For example, include simply the first author's last name, followed by "et al.", a comma, and the year of publication (Taylor et al., 2018)....
In every reference, including the first, use simply the first author's name followed by "et al." unless doing so would cause uncertainty between various sources. Et should not be followed by a period in et al. Only the word "al" should be separated by a period. Authors' last names should not be included in citations.
A work written by three or more authors In every reference, including the first, use simply the first author's name followed by "et al." unless doing so would cause uncertainty between various sources. Authors' names are usually printed in alphabetical order, so this will make it easier to locate any particular author.
In most cases, et al. is used when there are two or more authors with the same contribution to the work. For example, if John Doe and Jane Doe each wrote an article for a journal that was published simultaneously, they would be listed as authors on the articles together with a note saying that they contributed to the work et al. Because these are simultaneous contributors, there is no need for their names to appear in chronological order.
If the work was written by someone other than a pair or group of authors, such as a committee or panel, then the word "et" must be inserted before the person's name. For example, if a book about the Beatles was reviewed by several experts and they are mentioned individually along with their opinions of the book, they would be listed as authors of the review with the word "et" before each name. The book could also have had many contributors who did not write specifically about the Beatles; in this case, they would still be listed as authors because their contributions were significant enough to require recognition.
If there are three or more writers, list just the first, followed by the phrase et al. (Latin for "and others") in lieu of the names of the succeeding authors.
Simply compose the phrase as you would ordinarily. Apart from the period, et al. does not require any further punctuation. In the initial citation of a book having three to five authors, include all of the authors, but shorten using the first author's name and et al..
For example: Jones, D. E., Et Al. (2003). This is an edited volume published by Wiley-Interscience
Or: Jones, D. E., et al. (2003).
If there are more than five authors, list them alphabetically after the first word changes to et al.: Bloggs, W. G., et al. (2008).
When mentioning a work with three, four, or five authors, writers will occasionally use the surname of the first author followed by et al. Only when there are six or more authors in a book should the initial in-text citation include the first author followed by et al. (Note that editors who have multiple roles within a publication can be listed under different titles).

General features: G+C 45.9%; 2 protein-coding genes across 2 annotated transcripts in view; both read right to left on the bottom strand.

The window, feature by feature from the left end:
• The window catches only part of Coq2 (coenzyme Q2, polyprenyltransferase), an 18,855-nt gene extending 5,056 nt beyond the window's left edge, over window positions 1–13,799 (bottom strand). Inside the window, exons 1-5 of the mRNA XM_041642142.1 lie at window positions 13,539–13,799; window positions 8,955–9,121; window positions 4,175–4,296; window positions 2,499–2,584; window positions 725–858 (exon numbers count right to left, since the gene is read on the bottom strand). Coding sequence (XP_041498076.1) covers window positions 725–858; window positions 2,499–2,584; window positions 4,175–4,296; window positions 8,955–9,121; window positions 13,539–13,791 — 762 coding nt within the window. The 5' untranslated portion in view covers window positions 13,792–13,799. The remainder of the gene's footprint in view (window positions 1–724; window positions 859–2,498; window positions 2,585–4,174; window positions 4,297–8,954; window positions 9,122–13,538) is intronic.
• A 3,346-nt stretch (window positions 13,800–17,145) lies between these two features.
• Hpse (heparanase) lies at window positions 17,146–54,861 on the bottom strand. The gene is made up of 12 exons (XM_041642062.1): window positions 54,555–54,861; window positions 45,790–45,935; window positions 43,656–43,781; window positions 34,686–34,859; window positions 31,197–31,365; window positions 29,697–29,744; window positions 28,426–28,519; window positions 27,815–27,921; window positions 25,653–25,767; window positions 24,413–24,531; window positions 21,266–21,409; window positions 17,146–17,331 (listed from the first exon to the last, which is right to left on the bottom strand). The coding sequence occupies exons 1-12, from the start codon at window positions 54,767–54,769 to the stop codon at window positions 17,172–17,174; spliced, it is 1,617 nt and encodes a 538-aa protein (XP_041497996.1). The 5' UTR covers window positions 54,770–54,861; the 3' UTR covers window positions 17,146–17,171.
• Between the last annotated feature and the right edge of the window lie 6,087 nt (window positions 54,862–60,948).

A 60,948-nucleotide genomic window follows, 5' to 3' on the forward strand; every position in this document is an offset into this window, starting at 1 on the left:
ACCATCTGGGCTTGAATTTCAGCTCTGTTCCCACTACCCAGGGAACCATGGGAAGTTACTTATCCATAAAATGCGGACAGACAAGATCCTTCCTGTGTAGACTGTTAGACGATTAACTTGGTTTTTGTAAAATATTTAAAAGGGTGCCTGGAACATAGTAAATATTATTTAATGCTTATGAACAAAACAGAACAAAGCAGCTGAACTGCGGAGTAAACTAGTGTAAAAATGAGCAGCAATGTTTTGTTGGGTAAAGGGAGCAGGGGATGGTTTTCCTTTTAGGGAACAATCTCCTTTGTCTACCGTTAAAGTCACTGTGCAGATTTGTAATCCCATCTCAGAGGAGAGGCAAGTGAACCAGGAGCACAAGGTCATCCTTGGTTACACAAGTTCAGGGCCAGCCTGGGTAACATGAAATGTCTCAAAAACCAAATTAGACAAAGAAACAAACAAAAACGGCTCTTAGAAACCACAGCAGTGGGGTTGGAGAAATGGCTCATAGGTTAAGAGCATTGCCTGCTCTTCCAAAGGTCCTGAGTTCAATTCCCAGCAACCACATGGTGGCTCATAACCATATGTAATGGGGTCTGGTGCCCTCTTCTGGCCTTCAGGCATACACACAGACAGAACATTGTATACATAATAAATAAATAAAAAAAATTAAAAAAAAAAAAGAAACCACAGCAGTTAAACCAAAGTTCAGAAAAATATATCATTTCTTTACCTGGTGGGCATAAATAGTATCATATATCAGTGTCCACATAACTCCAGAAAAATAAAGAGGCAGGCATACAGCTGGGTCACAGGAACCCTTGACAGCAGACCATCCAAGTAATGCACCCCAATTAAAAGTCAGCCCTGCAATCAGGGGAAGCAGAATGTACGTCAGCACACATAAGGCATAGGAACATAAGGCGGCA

For example, if the first name of the third author is Fred and the last name of the fifth author is Jones, then "Fred Jones" would need to be entered into the Reference section of your paper as shown below.
Jones, F. J., Chen, W. -L. , & Yu, C. -H. (2017). A new approach for feature selection in machine learning systems using entropy measures. Information Sciences, 411-414.
If only the first name of the third author is known, it would not be appropriate to list him/her as "Fred Jones." Instead, an entry such as "Jones, F. (2017)." would need to be made into the Reference section of your paper.
The et al. abbreviation can be used instead of the full names of unknown authors.
Because et al. is plural, it should always be used to replace more than one name. If et al. is standing in for only one author, write the author's name instead. Et al. is also used as an abbreviation for et alii, or etc., which means and other people.
"Et al." is a Latin phrase that meaning "and others," and it is used in-text citations to works by numerous authors. You may use "et al." from the first mention if there are at least six writers. In all circumstances, use the first author's last name followed by "et al." in your in-text citation. For example, if the first article on which you rely for support uses "et al" once, then cite the work as follows: "Blumberg et al. (1999)." If the same study uses "et al." more than once, then provide multiple citations using different forms of the work and its authors' names. For example, "Blumberg et al. (1999)"; "Blumberg et al. (2000);" and "Blumberg et al. (2001)."
If there are only five authors, then use "and others" instead of "et al." Here too, provide multiple citations of the work with different forms of the first author's last name. For example, "Blumberg (1999)"; "Blumberg (2000);" and "Blumberg (2001).
At most, use "and others" once in your in-text citation.